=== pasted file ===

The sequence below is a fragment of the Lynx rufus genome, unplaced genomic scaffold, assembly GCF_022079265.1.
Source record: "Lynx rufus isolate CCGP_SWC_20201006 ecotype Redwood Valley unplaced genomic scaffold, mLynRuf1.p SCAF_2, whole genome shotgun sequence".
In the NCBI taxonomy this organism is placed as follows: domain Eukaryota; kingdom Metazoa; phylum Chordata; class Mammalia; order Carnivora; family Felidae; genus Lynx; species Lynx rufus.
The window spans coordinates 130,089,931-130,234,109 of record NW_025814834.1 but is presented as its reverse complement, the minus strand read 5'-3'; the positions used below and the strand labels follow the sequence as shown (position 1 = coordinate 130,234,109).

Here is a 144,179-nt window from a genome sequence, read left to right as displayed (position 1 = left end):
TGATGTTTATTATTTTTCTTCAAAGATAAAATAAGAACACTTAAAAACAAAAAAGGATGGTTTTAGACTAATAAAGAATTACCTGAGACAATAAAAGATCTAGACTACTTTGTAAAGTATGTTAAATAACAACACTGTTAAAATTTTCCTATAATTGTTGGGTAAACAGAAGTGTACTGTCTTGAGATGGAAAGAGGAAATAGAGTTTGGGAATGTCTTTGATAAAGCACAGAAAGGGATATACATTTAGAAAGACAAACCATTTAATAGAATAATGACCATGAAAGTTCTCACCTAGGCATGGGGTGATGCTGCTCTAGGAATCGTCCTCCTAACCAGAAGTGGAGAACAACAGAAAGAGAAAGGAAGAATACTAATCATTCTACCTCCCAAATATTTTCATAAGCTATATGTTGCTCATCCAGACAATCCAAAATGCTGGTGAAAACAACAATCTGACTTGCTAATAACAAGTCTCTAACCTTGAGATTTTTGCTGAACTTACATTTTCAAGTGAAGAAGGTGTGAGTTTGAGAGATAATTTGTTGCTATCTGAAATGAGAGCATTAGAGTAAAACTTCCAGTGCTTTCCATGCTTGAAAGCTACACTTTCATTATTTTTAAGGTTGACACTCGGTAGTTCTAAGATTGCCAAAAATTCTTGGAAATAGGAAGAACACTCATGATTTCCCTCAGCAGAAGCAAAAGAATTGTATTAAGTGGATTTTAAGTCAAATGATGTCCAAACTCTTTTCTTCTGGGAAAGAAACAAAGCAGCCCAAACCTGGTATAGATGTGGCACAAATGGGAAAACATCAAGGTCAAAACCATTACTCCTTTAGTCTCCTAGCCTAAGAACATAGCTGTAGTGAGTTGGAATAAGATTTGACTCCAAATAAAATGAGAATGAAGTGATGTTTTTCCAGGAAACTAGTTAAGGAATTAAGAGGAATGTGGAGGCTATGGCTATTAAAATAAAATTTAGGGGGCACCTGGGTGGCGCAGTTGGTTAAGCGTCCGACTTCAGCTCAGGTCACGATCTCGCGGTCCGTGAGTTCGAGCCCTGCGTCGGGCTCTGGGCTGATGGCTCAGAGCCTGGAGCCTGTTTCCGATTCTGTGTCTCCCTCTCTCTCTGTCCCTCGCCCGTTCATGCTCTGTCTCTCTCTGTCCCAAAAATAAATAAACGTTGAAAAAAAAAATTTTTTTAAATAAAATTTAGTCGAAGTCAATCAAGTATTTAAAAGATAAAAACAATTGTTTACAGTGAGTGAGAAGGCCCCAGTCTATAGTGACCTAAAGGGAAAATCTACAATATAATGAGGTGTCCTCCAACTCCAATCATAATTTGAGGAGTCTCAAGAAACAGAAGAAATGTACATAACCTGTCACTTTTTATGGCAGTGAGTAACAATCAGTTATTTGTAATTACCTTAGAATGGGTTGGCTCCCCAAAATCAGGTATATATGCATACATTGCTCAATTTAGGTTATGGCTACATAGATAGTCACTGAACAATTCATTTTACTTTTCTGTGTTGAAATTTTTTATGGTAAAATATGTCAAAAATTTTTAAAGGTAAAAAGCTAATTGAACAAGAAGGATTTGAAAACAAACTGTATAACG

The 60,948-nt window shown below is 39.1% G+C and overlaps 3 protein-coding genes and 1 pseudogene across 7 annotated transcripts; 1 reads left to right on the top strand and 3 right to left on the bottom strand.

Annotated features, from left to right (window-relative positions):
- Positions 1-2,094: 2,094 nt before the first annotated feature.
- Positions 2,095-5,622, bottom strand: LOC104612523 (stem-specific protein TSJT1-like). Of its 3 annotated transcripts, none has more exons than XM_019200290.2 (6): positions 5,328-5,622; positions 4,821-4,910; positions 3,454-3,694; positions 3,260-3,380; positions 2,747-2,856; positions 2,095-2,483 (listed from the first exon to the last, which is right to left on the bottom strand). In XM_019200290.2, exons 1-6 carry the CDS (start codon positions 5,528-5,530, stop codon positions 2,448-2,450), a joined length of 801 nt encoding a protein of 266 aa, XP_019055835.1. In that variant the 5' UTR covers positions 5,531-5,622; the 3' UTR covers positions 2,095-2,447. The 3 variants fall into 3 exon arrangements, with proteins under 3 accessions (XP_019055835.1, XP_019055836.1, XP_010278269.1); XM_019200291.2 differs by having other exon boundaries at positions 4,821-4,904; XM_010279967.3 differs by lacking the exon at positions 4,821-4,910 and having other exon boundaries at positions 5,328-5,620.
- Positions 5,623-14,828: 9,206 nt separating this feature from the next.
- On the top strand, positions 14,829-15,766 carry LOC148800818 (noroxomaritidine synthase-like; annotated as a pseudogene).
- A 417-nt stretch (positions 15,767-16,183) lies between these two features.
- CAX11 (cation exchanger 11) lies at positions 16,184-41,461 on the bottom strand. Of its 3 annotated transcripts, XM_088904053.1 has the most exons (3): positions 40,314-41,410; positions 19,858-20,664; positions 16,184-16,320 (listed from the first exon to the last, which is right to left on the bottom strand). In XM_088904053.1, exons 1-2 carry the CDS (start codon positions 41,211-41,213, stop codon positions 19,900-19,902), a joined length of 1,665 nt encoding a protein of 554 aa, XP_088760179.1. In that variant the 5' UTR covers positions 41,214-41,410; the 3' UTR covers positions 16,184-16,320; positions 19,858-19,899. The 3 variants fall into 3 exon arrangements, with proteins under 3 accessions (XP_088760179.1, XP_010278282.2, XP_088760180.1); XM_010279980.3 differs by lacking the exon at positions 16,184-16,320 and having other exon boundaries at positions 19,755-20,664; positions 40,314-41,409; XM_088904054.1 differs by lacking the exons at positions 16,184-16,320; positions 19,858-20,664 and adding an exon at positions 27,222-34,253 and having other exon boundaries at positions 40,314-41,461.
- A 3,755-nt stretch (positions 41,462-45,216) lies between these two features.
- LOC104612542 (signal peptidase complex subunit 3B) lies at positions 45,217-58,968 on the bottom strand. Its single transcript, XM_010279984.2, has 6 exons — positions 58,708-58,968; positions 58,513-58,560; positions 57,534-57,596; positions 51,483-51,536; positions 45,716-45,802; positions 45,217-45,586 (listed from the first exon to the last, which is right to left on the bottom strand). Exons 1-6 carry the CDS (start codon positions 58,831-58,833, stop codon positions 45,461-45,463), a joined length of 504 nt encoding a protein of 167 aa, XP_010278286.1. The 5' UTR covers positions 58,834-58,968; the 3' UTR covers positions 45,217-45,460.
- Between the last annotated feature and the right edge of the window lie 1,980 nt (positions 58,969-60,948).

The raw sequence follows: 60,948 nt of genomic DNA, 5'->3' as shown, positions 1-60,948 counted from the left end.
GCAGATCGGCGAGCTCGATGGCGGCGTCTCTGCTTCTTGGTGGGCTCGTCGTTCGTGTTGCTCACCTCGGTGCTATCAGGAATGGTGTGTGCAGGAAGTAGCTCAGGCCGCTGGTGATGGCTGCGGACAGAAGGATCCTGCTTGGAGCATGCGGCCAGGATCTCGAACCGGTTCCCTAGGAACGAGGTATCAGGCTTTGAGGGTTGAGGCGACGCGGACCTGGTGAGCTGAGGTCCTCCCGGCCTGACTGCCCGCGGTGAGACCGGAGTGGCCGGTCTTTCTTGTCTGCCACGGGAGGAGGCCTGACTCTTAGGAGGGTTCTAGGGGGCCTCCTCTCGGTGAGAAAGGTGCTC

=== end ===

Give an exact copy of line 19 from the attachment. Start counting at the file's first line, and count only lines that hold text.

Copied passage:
GCAGATCGGCGAGCTCGATGGCGGCGTCTCTGCTTCTTGGTGGGCTCGTCGTTCGTGTTGCTCACCTCGGTGCTATCAGGAATGGTGTGTGCAGGAAGTAGCTCAGGCCGCTGGTGATGGCTGCGGACAGAAGGATCCTGCTTGGAGCATGCGGCCAGGATCTCGAACCGGTTCCCTAGGAACGAGGTATCAGGCTTTGAGGGTTGAGGCGACGCGGACCTGGTGAGCTGAGGTCCTCCCGGCCTGACTGCCCGCGGTGAGACCGGAGTGGCCGGTCTTTCTTGTCTGCCACGGGAGGAGGCCTGACTCTTAGGAGGGTTCTAGGGGGCCTCCTCTCGGTGAGAAAGGTGCTC